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Moreover, the power to impose taxes and other levies, the power toappropriate money, and the power to pass ordinances or resolutions withpenal sanctions were vested exclusively in the MMC.Thus, Metropolitan Manila had a “central government,” i.e., theMMC which fully possessed legislative and police powers. Whateverlegislative powers the component cities and municipalities had were allsubject to review and approval by the MMC.After President Corazon Aquino assumed power, there was a clamorto restore the autonomy of the local government units in Metro Manila.Hence, Sections 1 and 2 of Article X of the 1987 Constitution x x x.The Constitution, however, recognized the necessity of creating149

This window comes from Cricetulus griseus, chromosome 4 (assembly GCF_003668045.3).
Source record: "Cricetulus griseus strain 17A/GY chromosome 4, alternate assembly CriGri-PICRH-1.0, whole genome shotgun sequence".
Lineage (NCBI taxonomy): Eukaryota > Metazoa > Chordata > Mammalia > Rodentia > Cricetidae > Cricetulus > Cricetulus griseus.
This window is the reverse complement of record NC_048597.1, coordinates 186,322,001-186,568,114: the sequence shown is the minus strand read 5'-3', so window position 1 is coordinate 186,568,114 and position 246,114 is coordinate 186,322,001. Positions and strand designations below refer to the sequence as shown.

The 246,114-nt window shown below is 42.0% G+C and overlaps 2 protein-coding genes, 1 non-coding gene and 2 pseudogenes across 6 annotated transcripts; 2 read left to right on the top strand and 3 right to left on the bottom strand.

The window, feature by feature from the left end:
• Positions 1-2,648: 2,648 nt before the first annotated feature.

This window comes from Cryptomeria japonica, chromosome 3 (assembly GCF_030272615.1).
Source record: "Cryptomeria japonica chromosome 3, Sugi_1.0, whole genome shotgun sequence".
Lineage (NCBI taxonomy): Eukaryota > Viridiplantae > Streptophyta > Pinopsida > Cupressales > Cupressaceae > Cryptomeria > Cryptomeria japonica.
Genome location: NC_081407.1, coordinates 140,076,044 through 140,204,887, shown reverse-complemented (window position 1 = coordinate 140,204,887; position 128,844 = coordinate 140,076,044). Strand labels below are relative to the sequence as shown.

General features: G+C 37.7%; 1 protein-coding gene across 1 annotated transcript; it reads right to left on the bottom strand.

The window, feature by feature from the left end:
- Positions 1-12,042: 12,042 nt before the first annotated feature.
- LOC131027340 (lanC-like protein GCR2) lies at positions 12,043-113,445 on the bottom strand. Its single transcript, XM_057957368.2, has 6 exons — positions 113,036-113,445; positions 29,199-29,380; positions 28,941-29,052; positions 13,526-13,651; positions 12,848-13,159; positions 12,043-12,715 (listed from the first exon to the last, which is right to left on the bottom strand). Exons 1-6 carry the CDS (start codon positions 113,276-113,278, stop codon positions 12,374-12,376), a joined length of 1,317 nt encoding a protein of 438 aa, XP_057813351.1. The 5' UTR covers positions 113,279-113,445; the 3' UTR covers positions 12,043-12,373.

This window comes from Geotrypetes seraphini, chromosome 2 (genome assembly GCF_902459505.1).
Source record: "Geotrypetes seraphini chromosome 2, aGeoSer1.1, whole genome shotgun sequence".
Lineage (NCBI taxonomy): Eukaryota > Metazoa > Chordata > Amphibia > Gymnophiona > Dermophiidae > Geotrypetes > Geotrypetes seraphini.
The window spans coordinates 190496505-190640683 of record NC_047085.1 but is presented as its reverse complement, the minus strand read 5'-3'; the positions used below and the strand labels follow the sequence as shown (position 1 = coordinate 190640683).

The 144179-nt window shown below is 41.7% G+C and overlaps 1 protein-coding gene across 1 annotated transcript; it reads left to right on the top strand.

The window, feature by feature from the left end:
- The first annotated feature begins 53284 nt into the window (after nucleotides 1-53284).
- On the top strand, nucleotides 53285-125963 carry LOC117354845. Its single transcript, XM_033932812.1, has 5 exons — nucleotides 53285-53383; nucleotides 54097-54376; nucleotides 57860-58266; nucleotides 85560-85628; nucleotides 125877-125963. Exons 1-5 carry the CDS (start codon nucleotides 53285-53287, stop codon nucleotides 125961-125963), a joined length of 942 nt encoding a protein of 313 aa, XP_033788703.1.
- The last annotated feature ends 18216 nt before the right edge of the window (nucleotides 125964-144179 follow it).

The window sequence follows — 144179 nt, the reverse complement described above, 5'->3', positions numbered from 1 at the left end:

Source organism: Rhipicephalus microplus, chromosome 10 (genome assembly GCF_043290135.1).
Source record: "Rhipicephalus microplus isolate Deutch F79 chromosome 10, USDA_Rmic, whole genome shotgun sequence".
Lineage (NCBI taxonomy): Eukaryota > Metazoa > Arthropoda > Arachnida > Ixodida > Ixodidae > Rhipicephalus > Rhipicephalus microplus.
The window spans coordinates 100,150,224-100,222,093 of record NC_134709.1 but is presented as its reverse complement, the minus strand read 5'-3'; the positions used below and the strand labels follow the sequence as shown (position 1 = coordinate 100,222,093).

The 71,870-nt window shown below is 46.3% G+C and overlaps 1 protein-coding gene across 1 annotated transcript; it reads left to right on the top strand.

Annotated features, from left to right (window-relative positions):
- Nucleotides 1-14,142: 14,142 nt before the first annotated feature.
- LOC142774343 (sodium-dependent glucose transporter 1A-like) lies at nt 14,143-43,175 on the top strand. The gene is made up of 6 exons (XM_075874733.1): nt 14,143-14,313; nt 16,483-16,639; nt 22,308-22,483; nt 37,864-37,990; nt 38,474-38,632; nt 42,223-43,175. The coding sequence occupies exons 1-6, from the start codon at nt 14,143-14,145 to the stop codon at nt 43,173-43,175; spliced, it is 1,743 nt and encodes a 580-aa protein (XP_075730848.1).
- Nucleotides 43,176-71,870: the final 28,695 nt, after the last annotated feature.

metropolitan regions not only in the existing National Capital Regionbut also in potential equivalents in the Visayas and Mindanao. X x xThe Constitution itself expressly provides that Congress may, bylaw, create “special metropolitan political subdivisions” which shall besubject to approval by a majority of the votes cast in a plebiscite inthe political units directly affected; the jurisdiction of thissubdivision shall be limited to basic services requiring coordination;and the cities and municipalities comprising this subdivision shallretain their basic autonomy and their own local executive andlegislative assemblies (Section 11, Article X, 1987 Constitution).Pending enactment of this law, the Transitory Provisions of theConstitution gave the President of the Philippines the power toconstitute the Metropolitan Authority x x x.In 1990, President Aquino issued Executive Order No. 392 andconstituted the Metropolitan Manila Authority (MMA). The powers andfunctions of the MMC were devolved to the MMA. It ought to be stressed,however, that not all powers and functions of the MMC were passed to theMMA. The MMA’s power was limited to the “delivery of basic urbanservices requiring coordination in Metropolitan Manila.”The MMA’sgoverning body, the Metropolitan Manila Council, although composed ofthe mayors of the component cities and municipalities, was merely giventhe power of:(1) formulation of policies on the delivery of basicservices requiring coordination and consolidation; and (2) promulgationof resolutions and other issuances, approval of a code of basic servicesand the exercise of its rule-making power.” Under the 1987 Constitution, the local government units becameprimarily responsible for the governance of their respective politicalsubdivisions. The MMA’s jurisdiction was limitedto addressing commonproblems involving basic services that transcended local boundaries.It did not have legislative power. Its power was merely to provide thelocal government units technical assistance in the preparation of localdevelopment plans. Any semblance of legislative power it had wasconfined to a “review [of] legislation proposed by the local legislativeassemblies to ensure consistency among local governments and with the